Keywords: India, plant-available water, pollutant and nitrate leaching risk, total runoff, Upper Yamuna, water balance
Area-differentiated modelling of excess nutrient and contaminant leaching risks at the river-basin scale using a hydrological approach in India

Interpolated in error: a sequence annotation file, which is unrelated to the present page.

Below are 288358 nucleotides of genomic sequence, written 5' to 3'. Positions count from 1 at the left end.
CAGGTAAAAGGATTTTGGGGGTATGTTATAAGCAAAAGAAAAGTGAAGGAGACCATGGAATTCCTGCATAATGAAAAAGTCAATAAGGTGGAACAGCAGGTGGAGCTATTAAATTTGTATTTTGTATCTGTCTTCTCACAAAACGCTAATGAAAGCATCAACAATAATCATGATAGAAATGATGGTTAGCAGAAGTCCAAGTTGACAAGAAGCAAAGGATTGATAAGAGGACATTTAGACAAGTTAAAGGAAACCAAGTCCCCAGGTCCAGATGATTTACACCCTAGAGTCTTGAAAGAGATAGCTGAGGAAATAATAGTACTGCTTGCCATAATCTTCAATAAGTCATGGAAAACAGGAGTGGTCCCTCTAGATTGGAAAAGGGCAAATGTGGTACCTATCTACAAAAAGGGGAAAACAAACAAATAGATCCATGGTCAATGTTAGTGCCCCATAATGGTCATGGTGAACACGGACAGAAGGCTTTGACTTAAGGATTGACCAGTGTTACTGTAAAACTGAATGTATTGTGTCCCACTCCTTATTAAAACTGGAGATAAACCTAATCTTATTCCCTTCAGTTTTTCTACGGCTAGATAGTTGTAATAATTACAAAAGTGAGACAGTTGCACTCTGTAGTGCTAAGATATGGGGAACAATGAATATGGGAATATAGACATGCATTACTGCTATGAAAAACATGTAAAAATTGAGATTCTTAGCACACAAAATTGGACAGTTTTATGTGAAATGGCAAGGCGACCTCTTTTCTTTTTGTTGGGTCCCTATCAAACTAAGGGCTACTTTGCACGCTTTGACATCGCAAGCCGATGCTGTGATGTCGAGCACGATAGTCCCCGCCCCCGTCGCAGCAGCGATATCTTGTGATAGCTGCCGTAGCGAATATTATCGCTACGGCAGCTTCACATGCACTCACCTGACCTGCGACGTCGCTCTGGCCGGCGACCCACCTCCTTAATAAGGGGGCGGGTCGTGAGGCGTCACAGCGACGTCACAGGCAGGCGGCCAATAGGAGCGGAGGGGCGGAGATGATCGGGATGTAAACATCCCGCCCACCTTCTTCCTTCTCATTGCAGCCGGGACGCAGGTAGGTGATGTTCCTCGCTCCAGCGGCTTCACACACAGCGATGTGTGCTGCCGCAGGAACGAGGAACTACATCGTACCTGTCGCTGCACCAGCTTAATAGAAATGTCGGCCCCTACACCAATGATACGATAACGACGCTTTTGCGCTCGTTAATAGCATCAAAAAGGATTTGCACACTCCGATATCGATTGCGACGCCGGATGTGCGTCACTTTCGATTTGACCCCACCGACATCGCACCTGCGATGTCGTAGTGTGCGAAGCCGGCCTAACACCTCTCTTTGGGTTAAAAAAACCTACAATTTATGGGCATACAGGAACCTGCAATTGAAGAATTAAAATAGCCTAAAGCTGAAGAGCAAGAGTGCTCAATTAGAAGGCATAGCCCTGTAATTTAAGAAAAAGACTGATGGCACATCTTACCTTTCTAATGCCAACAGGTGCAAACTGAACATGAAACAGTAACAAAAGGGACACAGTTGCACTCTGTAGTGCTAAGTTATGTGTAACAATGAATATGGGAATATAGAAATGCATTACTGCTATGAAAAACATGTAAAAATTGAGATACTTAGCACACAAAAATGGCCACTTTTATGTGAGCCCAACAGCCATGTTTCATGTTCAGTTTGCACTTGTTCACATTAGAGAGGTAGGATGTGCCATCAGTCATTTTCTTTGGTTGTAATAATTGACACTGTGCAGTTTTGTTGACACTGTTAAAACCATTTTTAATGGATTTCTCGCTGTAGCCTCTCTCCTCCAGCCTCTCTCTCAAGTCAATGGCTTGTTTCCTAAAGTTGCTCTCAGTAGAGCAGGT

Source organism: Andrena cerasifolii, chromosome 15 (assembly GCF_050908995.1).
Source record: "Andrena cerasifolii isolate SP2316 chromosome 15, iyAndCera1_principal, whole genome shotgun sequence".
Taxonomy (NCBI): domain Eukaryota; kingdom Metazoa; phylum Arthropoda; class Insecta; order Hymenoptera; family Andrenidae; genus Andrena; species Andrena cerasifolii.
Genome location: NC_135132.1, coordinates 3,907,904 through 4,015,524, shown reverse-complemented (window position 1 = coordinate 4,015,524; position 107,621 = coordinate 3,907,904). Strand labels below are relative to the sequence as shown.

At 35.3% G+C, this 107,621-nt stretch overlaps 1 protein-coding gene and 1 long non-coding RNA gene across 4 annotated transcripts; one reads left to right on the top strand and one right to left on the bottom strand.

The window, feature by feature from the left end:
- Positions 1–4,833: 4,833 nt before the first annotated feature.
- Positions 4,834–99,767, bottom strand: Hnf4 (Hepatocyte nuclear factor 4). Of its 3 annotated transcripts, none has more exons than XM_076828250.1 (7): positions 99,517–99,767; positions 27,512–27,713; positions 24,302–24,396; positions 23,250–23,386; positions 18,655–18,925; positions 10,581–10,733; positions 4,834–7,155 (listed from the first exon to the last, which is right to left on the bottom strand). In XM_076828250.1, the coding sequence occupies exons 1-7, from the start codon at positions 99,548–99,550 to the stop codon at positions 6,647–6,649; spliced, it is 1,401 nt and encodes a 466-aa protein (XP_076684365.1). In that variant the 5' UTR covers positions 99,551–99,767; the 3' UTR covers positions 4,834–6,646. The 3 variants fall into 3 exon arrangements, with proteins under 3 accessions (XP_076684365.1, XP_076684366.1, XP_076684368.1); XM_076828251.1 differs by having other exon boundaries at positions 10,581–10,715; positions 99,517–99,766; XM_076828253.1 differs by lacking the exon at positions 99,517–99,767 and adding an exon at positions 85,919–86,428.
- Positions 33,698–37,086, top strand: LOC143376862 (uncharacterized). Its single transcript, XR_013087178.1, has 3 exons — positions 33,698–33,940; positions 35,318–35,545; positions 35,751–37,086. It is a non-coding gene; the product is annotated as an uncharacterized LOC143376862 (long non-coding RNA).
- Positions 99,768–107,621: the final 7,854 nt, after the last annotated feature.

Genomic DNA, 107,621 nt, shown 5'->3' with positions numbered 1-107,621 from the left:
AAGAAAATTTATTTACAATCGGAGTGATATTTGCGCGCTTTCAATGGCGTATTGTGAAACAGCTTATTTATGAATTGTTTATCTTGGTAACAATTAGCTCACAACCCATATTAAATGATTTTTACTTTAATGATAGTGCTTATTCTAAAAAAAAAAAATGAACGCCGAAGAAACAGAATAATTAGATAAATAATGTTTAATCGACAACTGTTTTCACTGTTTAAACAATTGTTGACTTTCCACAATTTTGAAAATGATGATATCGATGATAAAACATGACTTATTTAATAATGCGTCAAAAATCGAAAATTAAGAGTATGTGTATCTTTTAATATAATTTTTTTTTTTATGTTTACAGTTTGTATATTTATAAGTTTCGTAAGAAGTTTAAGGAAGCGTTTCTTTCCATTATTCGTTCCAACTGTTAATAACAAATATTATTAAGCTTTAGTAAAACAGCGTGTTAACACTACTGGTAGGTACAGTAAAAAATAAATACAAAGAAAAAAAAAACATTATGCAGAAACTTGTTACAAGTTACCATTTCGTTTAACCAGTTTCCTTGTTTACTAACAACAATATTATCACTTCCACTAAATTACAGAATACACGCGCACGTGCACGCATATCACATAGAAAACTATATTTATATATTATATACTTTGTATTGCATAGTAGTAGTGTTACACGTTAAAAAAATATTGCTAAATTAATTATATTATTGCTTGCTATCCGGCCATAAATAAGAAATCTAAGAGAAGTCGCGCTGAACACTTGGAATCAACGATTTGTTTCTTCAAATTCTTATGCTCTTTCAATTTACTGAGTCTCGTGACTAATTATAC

Application of excess nutrients, such as fertilizers, is a significant and sometimes even major component of groundwater pollution. Diffuse inputs of nutrients and contaminants to the groundwater are related to runoff generated from precipitation on a catchment. This implies that the analysis of diffuse fluxes from the land surface to the groundwater requires an analysis of water fluxes for a catchment. This requires the simulation and modelling of total runoff, groundwater recharge, and plant-available water as a function of the regional interaction of the climate, soil, hydrogeology, topography and land-use conditions in the river basin. A model has been developed for large river basins in India, and has been applied to the Upper Yamuna basin, to quantify the exchange probability of plant-available soil water, which can be taken as a measure to determine the nutrient and contaminant leaching risk of a site. It was found that, with the available large-scale databases and methods, regional patterns of the total runoff could be simulated successfully. In this way, about 75001km² of the total 121000 km² of the Upper Yamuna basin was classified as an area sensitive to nutrient and contaminant leaching.